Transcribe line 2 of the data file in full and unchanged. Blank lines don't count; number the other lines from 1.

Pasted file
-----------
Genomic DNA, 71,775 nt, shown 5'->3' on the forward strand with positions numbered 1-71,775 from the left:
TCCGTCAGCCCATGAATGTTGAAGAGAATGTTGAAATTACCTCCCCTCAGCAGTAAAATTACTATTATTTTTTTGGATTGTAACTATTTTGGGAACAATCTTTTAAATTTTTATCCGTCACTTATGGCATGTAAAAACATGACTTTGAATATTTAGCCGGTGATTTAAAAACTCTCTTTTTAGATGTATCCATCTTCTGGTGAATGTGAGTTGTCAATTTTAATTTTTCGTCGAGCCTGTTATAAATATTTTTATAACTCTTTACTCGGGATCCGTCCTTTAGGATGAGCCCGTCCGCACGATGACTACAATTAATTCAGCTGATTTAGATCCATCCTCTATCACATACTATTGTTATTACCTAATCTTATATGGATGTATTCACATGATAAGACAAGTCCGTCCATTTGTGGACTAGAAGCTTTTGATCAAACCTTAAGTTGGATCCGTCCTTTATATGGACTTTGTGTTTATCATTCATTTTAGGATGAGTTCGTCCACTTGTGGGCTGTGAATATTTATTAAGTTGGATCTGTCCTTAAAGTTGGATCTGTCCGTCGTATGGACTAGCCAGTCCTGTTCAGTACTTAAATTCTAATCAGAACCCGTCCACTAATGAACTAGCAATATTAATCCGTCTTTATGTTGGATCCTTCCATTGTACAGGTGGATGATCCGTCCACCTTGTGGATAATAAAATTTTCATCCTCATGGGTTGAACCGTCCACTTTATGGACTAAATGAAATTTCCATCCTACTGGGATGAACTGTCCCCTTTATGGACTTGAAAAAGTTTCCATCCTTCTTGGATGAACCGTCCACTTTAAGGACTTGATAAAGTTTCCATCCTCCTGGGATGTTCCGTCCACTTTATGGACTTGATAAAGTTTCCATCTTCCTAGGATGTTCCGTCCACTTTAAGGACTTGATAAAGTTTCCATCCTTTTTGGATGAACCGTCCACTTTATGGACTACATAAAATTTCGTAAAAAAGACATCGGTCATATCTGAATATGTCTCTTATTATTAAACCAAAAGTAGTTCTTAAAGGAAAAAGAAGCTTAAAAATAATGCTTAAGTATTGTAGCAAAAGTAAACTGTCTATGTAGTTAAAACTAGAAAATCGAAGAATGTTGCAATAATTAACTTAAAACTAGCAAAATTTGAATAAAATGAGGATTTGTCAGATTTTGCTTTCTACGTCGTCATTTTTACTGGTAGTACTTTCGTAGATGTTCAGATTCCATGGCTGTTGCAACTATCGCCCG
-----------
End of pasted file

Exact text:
TCCGTCAGCCCATGAATGTTGAAGAGAATGTTGAAATTACCTCCCCTCAGCAGTAAAATTACTATTATTTTTTTGGATTGTAACTATTTTGGGAACAATCTTTTAAATTTTTATCCGTCACTTATGGCATGTAAAAACATGACTTTGAATATTTAGCCGGTGATTTAAAAACTCTCTTTTTAGATGTATCCATCTTCTGGTGAATGTGAGTTGTCAATTTTAATTTTTCGTCGAGCCTGTTATAAATATTTTTATAACTCTTTACTCGGGATCCGTCCTTTAGGATGAGCCCGTCCGCACGATGACTACAATTAATTCAGCTGATTTAGATCCATCCTCTATCACATACTATTGTTATTACCTAATCTTATATGGATGTATTCACATGATAAGACAAGTCCGTCCATTTGTGGACTAGAAGCTTTTGATCAAACCTTAAGTTGGATCCGTCCTTTATATGGACTTTGTGTTTATCATTCATTTTAGGATGAGTTCGTCCACTTGTGGGCTGTGAATATTTATTAAGTTGGATCTGTCCTTAAAGTTGGATCTGTCCGTCGTATGGACTAGCCAGTCCTGTTCAGTACTTAAATTCTAATCAGAACCCGTCCACTAATGAACTAGCAATATTAATCCGTCTTTATGTTGGATCCTTCCATTGTACAGGTGGATGATCCGTCCACCTTGTGGATAATAAAATTTTCATCCTCATGGGTTGAACCGTCCACTTTATGGACTAAATGAAATTTCCATCCTACTGGGATGAACTGTCCCCTTTATGGACTTGAAAAAGTTTCCATCCTTCTTGGATGAACCGTCCACTTTAAGGACTTGATAAAGTTTCCATCCTCCTGGGATGTTCCGTCCACTTTATGGACTTGATAAAGTTTCCATCTTCCTAGGATGTTCCGTCCACTTTAAGGACTTGATAAAGTTTCCATCCTTTTTGGATGAACCGTCCACTTTATGGACTACATAAAATTTCGTAAAAAAGACATCGGTCATATCTGAATATGTCTCTTATTATTAAACCAAAAGTAGTTCTTAAAGGAAAAAGAAGCTTAAAAATAATGCTTAAGTATTGTAGCAAAAGTAAACTGTCTATGTAGTTAAAACTAGAAAATCGAAGAATGTTGCAATAATTAACTTAAAACTAGCAAAATTTGAATAAAATGAGGATTTGTCAGATTTTGCTTTCTACGTCGTCATTTTTACTGGTAGTACTTTCGTAGATGTTCAGATTCCATGGCTGTTGCAACTATCGCCCG